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Thread: Preliminary formula information from the Caseys

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    SammysMom's Avatar
    SammysMom is offline Administrator, Conn. Licensed Wildlife Rehabilitator
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    Default Preliminary formula information from the Caseys

    Here is a link to ewildagain.org and the Casey's formula study. FAQs about the formula issues have been added and also a link to a spreadsheet of different batches of a variety of formulas to compare.
    Spreadsheet: http://www.ewildagain.org/labtestdata.html
    FAQs:
    http://www.ewildagain.org/faqs.html

    On their site, you will also find a formula calculator that you can use to compare and combine different formulas. What Shirley Casey advised during our interview was think "mothers' milk" first and next think "blend". Not relying upon a single formula prevents missing any nutrition that it is lacking as well as hedging bets for a better outcome if changes occur in any one product. Very important is a note on the calculator cautioning not to go above 65% to 75% of the solids in mothers' milk. Her solids are always digestible. Ours tend to be what cause a lack of digestibility.
    It is VERY interesting to plug in the formulas. I become quite enthralled and lose track of time...
    Squirrels, squirrels and more squirrels....
    Prayers for the people who make this a better world...
    savesquirrels@sbcglobal.net



  2. 8 TSBers pass along the fuzzy thanks to SammysMom:

    Chickenlegs (01-22-2020), Chirps (01-28-2020), farm mom (02-05-2020), frankc (01-28-2020), HRT4SQRLS (01-29-2020), Nancy in New York (01-23-2020), RockyPops (01-22-2020), whisperer (01-23-2020)

  3. #2
    SammysMom's Avatar
    SammysMom is offline Administrator, Conn. Licensed Wildlife Rehabilitator
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    Default Re: Preliminary formula information from the Caseys

    I am purely reporting what I have learned from the Caseys. I have not done any research but they have done thousands of tests that will allow us to make informed choices by using our own critical thinking.*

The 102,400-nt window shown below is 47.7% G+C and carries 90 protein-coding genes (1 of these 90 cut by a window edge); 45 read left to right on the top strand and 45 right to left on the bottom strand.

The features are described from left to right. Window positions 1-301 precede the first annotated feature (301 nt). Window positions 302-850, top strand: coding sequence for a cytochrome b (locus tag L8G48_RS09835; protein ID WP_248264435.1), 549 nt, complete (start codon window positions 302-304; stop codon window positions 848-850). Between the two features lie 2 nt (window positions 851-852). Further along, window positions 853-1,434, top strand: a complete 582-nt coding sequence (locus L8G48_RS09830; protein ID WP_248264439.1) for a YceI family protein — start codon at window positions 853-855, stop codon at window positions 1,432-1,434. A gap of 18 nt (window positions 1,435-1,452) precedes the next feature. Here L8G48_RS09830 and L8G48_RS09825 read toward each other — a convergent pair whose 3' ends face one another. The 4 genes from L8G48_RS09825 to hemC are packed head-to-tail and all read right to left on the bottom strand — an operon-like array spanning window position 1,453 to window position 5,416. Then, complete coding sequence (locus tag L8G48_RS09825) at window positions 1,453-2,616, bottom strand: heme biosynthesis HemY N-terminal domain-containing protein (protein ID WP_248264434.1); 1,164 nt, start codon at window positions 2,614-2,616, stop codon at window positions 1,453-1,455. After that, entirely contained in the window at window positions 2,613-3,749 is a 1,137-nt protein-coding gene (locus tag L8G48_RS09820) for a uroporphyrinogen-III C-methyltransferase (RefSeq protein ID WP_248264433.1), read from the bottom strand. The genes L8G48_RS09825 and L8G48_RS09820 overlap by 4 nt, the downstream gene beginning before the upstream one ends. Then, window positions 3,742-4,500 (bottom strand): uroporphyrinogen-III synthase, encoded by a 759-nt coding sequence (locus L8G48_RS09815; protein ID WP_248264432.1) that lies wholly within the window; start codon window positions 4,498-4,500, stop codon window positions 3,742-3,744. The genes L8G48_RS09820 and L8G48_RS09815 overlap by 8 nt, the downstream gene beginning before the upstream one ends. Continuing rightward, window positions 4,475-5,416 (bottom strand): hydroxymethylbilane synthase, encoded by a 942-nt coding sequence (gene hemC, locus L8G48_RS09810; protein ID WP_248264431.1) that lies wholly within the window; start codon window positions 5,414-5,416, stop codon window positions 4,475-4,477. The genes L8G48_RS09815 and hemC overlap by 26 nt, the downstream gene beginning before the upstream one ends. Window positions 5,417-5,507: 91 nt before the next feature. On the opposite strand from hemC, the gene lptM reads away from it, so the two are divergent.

The following is the information gathered through research, by the Caseys.

    1) Mother's milk, our nutritional goal. The Caseys used data averages from tests that have been done in other studies on actual squirrel milk.
    2) Get as close as possible, but keep the solids to 65% to 75% of what mother's milk is. Her milk solids are always digestible and those that we are able to use are often what cause babies to be unable to digest our formulas.
    3) Formula is far more than a protein/fat ratio. It is a balance of many vitamins and minerals that are needed for proper growth and development.*
    4) The Caseys are both rehabbers (predominantly squirrels) and researchers. Their information is built on more science than I could ever begin to imagine knowing. They have found through their research, that there are some changes in our formula mixing that will also help to ensure it is as nutritious and digestible as possible. These may seem like a nuisance, but if they make for healthier babies, the changes can become as natural to us as our current ones are. Also a time saver is the fact that formula is good in the refrigerator for up to 72 hours so can be made ahead in larger quantities.

    Mixing Changes

    a) Using weights rather than measures is a more accurate method. If you think about the consistencies of fv and of esbilac powders, you know that a tablespoon of each would not weigh the same. I will be weighing out formula into containers that I store in the freezer/fridge to save time when making up formula. Weight equivalents are in the formula calculator. I will post them here in the near future also.

    b) Water must be hot and be put into the container before adding formula powder.

    c) Formula powder should be at room temperature before adding to hot water. Measure out what you need and put out a little while before mixing. Once added to water, give a minute for it to begin to sink before whisking.

    d) Mix each formula powder with hot water separately because they rehydrate at different rates. Let sit overnight (or for whatever 8 hours you usually do) and then they can be combined and stored in fridge. (or frozen in freezer if more than three days worth is made.)
    Squirrels, squirrels and more squirrels....
    Prayers for the people who make this a better world...
    savesquirrels@sbcglobal.net



  4. 4 TSBers pass along the fuzzy thanks to SammysMom:

    farm mom (02-05-2020), HRT4SQRLS (01-29-2020), Nancy in New York (01-29-2020), RockyPops (01-29-2020)

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